China Hits Back at Defiant Polluters
BEIJING -- China has frozen planned industrial projects in cities and regions across eight provinces and vowed to clean up its lakes after finding many factories blackening waterways in defiance of a crackdown on pollution.
The State Environmental Protection Administration (SEPA) announced the suspensions after an inspection found companies and local officials defying pollution limits, the official government Web site (www.gov.cn) announced late on Wednesday.
Fifteen of 22 factories inspected in Baiyin city in the northwestern province of Gansu illegally dumped waste in the Yellow River. Two thirds of projects in an industry development zone near the province capital Lanzhou had not done environmental impact studies.
The environment agency separately promised fresh efforts to rescue lakes from pollution threatening drinking water.
Beset by growing public alarm about acrid air and toxic water, China has promised to cut major industrial pollutants by 10 percent between 2006 and 2010. But last year the country failed to meet the annual target.
About 460,000 Chinese die prematurely each year from breathing dirty air and drinking polluted water, according to World Bank estimates.
On Wednesday, Chinese Premier Wen Jiabao chaired a meeting of the cabinet that warned "the present situation remains quite grim" and efforts to meet the pollution target faced "big difficulties," the official Xinhua news agency reported.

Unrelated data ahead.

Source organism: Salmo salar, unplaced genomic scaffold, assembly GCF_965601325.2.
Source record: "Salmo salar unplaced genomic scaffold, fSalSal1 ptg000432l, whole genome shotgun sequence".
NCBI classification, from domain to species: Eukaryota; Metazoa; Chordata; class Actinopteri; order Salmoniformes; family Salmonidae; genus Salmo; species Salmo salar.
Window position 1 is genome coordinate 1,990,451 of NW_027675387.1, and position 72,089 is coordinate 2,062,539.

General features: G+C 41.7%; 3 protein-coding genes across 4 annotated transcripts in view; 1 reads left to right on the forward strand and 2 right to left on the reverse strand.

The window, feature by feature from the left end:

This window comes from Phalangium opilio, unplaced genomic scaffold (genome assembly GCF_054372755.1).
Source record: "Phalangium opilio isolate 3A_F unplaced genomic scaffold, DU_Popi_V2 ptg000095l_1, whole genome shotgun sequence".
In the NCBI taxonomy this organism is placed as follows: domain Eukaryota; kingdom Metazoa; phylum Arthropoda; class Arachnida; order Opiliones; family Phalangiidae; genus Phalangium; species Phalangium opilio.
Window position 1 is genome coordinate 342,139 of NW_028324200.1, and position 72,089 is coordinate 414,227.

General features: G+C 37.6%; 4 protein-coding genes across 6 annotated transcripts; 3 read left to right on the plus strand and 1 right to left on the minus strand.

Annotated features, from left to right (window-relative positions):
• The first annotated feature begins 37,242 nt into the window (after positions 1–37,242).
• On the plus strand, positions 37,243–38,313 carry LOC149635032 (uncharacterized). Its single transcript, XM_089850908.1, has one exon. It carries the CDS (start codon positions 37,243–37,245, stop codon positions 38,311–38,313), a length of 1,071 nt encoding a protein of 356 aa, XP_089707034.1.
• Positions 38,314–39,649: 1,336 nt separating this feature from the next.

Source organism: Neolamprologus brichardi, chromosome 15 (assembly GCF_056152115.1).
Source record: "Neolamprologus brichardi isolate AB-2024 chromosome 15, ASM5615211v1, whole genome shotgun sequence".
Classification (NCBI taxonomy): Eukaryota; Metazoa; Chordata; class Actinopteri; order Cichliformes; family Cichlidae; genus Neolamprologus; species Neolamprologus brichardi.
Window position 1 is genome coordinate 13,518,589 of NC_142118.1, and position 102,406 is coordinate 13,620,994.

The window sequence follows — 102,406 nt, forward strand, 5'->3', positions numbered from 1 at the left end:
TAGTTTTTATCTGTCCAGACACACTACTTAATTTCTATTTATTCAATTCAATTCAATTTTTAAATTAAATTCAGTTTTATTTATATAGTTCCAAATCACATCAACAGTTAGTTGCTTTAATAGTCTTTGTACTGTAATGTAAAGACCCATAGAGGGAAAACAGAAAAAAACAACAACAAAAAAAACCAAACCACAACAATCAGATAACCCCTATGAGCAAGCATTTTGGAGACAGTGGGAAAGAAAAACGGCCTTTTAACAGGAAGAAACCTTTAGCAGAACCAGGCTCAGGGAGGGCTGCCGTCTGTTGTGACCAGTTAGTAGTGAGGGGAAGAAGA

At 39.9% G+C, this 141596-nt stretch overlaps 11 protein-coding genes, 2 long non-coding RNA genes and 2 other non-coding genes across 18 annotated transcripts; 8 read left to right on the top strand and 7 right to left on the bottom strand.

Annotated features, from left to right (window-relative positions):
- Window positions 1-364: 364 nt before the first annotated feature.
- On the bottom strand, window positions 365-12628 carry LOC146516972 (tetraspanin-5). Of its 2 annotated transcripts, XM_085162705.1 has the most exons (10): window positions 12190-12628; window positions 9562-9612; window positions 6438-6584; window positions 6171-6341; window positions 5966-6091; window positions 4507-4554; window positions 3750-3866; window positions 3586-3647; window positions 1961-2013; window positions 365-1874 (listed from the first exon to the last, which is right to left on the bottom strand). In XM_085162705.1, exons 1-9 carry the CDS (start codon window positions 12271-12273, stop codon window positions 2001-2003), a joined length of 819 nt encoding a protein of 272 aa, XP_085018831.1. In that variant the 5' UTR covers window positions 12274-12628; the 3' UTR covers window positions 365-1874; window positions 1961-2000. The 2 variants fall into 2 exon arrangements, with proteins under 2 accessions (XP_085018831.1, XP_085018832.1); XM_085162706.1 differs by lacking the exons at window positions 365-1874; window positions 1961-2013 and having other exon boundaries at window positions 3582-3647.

"Incessant outbreaks of pollution are having a severe impact on people's lives and there can be no dropping of our guard," the meeting warned, according to Xinhua.
Underscoring the reluctance of local governments to sacrifice growth to tighter standards, SEPA listed dozens of factories defying pollution rules and said it would punish the responsible local governments across eight provinces by suspending approvals for new projects for three months given for them to clean up.
In Wuhu city, Anhui province, 60 of 76 factories and plants checked had not undergone required pollution checks and many had secretly dumped waste, inspectors said.
The meeting chaired by Wen promised tougher measures against defiant officials and factories.
"At present we must in particular strengthen the rectification of unlawful pollution. Whenever it's discovered, it must be harshly punished and there can be no soft-handedness."
Pollution from factories, farms and homes has also been filling lakes with nutrients that have stoked damaging outbreaks of blue-green algae, and on Thursday the chief of SEPA, Zhou Shengxian, promised fresh efforts to give waterways a chance to "recuperate."
In late May, residents of Wuxi, an industrial centre in Jiangsu province with an urban population of some 2.3 million, had tap water cut off after nearby Taihu Lake was blanketed in putrid algae.
Zhou told a meeting that waste treatment plants around Taihu must be equipped to block nitrate and phosphate pollutants by June next year. Plants along other waterways must receive the upgrade by the end of 2010.
"The safety of drinking water for the public is seriously threatened and cleaning of lakes must be given more prominence," Zhou said in a speech issued on SEPA's Web site (www.sepa.gov.cn).